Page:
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Holmes went through his involvement in the Coombs case. When Holmes came to the bullets, he said he had eventually forgotten about them. "I was told not to recover them, so I put them in my trunk, and that's where they stayed. It was a small box in a large duty bag. They didn't jump out at me every day."
Harkins asked him how this entire experience made him feel. He said he was being made into a scapegoat. "At first, I believed that the system that the captains, the commanders, the sergeants will get to the truth and that I would get a fair shake," Holmes said. "It's all coming on me. Nobody else is accepting any kind of responsibility or even knowing who I am. I believed in the system."
Holmes said he thought he had helped Coombs' family by solving the crime. "I'm not a homicide detective, so I don't know the real tricks of their trade, but I want to give these people some kind of service, some kind of closure to where their loved one was."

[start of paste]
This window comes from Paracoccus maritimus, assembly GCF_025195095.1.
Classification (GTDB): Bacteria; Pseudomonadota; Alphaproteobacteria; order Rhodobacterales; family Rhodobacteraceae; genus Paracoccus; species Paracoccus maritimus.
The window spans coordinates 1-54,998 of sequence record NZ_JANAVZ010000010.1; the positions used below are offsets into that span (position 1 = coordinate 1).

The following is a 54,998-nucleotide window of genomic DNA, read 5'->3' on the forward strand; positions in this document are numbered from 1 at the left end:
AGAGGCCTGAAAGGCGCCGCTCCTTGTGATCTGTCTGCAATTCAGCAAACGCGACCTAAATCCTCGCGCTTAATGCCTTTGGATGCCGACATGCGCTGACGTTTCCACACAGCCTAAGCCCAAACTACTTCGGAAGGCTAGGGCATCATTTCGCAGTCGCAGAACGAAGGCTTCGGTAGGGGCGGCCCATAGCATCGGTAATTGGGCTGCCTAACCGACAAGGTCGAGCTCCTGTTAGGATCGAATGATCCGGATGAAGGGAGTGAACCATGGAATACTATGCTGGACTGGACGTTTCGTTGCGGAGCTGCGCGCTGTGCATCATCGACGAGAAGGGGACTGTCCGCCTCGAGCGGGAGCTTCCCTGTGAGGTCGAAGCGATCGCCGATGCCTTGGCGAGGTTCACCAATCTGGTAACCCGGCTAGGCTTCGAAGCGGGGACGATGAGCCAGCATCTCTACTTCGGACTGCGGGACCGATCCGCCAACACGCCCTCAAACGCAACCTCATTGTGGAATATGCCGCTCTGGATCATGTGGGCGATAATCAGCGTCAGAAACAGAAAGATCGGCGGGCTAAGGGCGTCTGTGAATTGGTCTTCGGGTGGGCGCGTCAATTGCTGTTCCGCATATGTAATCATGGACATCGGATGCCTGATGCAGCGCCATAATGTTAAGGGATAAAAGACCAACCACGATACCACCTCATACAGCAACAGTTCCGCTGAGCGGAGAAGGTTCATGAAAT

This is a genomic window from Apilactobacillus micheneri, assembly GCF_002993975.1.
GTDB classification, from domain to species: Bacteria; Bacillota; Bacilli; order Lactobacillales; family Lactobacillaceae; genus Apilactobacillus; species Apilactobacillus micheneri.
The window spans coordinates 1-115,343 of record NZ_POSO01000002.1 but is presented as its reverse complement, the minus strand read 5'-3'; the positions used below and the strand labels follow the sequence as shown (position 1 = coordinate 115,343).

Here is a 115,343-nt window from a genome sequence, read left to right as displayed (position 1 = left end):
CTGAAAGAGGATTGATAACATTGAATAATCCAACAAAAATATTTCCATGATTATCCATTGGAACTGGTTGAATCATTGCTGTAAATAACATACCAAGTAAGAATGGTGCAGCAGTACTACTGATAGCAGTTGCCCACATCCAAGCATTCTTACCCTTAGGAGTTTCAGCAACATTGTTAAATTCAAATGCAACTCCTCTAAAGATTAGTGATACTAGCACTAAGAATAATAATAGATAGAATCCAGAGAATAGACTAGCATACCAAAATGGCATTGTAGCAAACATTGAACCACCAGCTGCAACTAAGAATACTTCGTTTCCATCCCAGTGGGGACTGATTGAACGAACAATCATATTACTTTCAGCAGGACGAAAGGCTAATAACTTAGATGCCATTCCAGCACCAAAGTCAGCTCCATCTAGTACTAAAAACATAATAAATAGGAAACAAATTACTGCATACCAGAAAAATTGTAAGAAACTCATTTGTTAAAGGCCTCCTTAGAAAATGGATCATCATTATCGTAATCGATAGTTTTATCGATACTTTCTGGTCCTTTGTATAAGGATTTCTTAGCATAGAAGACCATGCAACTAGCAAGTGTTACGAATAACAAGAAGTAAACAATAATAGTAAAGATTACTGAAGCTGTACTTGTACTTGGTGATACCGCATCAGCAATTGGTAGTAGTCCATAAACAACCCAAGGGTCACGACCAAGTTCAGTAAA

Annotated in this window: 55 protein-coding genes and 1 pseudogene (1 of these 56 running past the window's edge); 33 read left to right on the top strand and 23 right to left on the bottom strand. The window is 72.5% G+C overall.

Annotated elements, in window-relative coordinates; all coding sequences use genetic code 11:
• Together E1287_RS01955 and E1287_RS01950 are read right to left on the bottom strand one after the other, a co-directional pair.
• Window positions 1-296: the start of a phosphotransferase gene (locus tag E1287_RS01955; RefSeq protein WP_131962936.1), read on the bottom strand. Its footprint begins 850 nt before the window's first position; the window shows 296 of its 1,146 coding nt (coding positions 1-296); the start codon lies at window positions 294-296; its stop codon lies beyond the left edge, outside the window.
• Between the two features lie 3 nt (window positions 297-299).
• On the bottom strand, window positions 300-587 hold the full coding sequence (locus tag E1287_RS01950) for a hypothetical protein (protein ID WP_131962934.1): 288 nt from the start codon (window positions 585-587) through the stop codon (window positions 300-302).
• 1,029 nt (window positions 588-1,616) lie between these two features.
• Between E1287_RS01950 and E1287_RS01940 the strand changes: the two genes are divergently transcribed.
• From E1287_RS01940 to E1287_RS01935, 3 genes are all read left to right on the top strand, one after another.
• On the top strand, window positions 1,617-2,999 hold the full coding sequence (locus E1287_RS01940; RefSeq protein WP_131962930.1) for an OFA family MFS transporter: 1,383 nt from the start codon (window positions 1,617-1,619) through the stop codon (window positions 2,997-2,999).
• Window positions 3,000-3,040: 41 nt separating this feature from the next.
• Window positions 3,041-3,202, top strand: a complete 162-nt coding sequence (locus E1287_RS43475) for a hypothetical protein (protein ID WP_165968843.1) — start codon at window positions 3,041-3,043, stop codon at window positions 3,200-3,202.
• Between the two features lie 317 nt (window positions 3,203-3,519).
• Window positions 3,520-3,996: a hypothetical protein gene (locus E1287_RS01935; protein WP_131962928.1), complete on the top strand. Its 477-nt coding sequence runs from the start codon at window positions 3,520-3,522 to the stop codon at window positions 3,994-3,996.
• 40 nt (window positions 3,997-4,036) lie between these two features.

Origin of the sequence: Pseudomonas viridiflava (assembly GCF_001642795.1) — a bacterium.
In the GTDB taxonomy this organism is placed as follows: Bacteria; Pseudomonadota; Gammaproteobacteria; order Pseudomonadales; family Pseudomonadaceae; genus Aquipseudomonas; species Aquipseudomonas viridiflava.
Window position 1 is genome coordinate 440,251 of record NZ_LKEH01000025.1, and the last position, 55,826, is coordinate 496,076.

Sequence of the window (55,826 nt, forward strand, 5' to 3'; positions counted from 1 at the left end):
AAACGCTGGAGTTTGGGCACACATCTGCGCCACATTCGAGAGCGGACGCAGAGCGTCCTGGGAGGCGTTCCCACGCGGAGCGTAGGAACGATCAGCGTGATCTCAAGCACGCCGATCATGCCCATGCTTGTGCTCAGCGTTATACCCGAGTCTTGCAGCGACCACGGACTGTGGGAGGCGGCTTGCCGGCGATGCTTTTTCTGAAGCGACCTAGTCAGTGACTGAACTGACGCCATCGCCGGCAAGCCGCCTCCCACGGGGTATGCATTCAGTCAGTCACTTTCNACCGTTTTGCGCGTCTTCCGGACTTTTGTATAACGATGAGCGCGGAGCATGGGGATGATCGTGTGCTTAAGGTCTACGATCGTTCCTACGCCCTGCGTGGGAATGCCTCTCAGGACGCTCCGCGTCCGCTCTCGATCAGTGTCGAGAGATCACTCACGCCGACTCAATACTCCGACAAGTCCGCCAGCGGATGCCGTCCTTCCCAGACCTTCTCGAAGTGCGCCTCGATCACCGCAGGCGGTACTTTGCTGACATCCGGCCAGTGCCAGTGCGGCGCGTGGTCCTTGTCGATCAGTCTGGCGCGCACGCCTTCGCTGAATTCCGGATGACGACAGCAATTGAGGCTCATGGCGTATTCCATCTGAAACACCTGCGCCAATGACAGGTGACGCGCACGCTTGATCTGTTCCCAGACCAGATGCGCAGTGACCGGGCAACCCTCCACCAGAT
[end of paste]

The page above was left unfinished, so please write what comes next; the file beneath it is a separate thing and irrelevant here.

He said he still believed that his reputation could be repaired. "To this day, I still feel that somehow, the powers that be will be able to see through this and ... that things will be right."
Finally, after several minutes of Holmes' speech, Berger cut him off. It was Rawls' turn to cross-examine him. But it was 4:50 p.m. Berger called for a recess. Harkins will continue with Holmes' defense when the hearing continues on March 22. Berger will then make a recommendation, and the Board of Police Commissioners may take a month or longer to make their final decision on Holmes' fate.
Henderson sits in the Jackson County Jail. He's already been sentenced to serve 20 years on federal drug charges. But the murder case against him appears shaky. His public defender plans to file a motion later this year to dismiss the case, based on his view that the investigation was botched.
After the hearing, Holmes left KCPD headquarters and drove to his father's house in Kansas City, Kansas. He says the ordeal is an embarrassment to his family.
"Since when, in this country, has a police officer been fired for telling the truth?" Holmes tells the Pitch. "They haven't proved that I was deceptive about anything except for something they want to shape in their favor." The Cop Who Killed a Murder Case Officer Holmes says a supervisor made him lie. But KCPD brass say he bungled a murder investigation.